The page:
Although Thanksgiving is a quintessential American holiday whose folklore or history, depending on your perspective, is well known by every American school child, harvest time holidays are common throughout the world whose themes don’t stray far from giving thanks for what one has. However the specific harvest time festival of Thanksgiving is celebrated in several places outside the United States.
One society who celebrates Thanksgiving is our neighbor to the north, Canada. While the exact origins of Canadian Thanksgiving are unknown scholars have several thoughts. Some attribute it to Martin Frobisher who put on a celebration to give thanks for he and his crews survival of the long passage from England – on the way they encountered dangers such as storms and icebergs. Some credited the settlers of New France who came over with explorer Samuel d Champlain who gave thanks for a successful harvest.
As various settlers began arriving from Europe and New England they brought the harvest traditions of their homeland to Canada.
Thanksgiving is also celebrated in Liberia, the only African country created by American colonization. American freed slaves settled the colony in the 1820s. These freed slaves brought the traditional American Thanksgiving with them to Liberia. However, since turkey and pumpkin aren’t indigenous food stuffs they have been replaced with things like roast chicken and mashed cassavas – both much spicier than the food average Americans eat. Their celebrations also included church services, music, song and dance.
Norfolk Island, a territory of Australia, originally established by the mutineers of the HMS Bounty and their Tahitian captives, celebrates a version of Thanksgiving brought over by American Whaling ships.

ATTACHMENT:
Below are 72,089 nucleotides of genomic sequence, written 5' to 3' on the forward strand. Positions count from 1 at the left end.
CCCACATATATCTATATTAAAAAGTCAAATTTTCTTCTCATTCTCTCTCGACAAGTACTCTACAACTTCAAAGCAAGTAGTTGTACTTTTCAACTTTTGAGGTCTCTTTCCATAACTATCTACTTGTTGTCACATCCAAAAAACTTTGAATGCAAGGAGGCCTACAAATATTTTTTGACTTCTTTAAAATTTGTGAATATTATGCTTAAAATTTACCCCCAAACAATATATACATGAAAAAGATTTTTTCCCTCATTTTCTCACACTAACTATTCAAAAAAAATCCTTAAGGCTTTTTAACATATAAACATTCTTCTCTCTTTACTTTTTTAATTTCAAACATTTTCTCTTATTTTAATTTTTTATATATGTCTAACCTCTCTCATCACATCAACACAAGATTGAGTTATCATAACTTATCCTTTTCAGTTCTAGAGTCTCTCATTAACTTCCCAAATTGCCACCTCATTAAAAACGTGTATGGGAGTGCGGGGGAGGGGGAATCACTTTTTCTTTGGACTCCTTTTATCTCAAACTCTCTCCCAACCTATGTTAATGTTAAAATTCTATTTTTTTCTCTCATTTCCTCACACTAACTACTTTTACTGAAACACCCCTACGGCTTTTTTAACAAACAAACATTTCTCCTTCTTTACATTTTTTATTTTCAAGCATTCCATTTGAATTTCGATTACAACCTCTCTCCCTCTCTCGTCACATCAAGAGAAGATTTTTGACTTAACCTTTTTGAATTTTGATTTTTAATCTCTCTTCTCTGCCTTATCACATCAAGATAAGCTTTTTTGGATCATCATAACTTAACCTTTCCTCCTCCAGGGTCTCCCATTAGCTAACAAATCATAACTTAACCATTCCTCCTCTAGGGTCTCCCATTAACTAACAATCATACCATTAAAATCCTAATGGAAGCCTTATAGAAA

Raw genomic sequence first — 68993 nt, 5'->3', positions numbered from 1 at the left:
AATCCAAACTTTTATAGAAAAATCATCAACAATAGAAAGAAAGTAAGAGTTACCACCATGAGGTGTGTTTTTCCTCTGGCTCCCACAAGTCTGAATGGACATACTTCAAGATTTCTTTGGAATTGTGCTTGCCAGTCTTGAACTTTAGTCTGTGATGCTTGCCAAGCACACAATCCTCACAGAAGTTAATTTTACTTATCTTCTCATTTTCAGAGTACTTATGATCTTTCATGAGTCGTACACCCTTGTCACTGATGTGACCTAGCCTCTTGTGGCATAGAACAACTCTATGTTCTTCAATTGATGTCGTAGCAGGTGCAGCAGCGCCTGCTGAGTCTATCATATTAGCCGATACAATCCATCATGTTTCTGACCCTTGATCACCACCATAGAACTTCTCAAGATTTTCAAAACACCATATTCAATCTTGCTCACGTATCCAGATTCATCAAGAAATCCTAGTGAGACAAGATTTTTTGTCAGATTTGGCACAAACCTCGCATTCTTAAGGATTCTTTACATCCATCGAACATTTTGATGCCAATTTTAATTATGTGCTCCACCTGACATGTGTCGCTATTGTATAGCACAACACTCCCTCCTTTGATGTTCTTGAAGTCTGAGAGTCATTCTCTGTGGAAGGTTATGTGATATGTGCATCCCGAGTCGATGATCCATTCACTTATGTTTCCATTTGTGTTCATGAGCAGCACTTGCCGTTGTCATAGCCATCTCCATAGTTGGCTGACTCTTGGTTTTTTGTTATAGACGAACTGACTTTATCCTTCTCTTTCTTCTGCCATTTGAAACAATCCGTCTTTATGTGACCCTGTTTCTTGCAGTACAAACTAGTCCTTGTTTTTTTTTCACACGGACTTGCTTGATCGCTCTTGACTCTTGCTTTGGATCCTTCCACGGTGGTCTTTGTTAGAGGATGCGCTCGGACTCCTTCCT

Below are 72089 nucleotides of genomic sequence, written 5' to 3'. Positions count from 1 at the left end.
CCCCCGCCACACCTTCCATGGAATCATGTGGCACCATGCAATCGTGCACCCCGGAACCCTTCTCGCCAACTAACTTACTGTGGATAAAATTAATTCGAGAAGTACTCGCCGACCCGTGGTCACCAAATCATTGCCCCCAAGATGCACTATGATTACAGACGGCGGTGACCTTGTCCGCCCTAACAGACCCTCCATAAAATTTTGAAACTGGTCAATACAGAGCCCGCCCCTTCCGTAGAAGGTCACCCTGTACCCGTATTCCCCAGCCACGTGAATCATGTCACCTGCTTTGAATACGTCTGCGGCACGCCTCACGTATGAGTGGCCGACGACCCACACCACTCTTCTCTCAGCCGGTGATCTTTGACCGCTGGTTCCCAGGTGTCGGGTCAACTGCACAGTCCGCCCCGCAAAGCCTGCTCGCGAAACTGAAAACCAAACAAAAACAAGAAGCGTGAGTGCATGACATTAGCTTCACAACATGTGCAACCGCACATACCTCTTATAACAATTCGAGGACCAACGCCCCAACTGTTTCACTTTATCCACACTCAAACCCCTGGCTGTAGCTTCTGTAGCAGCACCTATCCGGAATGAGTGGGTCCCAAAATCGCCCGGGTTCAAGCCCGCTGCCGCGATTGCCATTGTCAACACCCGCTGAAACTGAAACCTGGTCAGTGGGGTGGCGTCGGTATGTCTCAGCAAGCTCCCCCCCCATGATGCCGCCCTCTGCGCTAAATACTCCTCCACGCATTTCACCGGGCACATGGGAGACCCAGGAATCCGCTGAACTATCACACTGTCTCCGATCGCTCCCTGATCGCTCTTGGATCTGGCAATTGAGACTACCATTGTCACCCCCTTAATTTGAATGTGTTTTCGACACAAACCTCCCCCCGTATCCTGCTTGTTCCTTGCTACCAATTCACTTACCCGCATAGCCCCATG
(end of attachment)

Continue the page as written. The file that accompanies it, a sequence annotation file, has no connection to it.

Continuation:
Between 1609 and 1620 some Pilgrims who would later settle at Plymouth Plantation first come to the Netherlands. Because many had recorded marriages, births and deaths there there is a non-denominational celebration every year in honor of the Pilgrims who escaped religious persecution.
The German Erntedankfest – a Christian celebration – is a Thanksgiving-like holiday that while mostly religious in nature includes large harvest dinners.
In Japan, in November, there is a Labor Thanksgiving Holiday (roughly translated) in which people give thanks to each other and celebrate hard work. Though created during the American occupation after WWII the celebration has its roots in an ancient festival also celebrating hard work.
All over the world, whether the fruit on an American root or not, during harvest time many people take time out of their busy lives to spend with family to remember to reflect on on what they have been given.
Last time, Jody Victor‘s crew talked about several personality types and the vacations that would most likely suit them. This week we have another eight types and their best fits from the article from Huffington Post:
The Extreme Traveler:
This is an intensely energetic person who needs to stay active. An adrenaline junkie and sports fanatic. They might like to try heliskiing or shark cage diving in Australia.
The Celebratory Traveler:
These are party animals. They love fun and are outgoing. It is suggested they visit Ibiza.
The Artsy Traveler: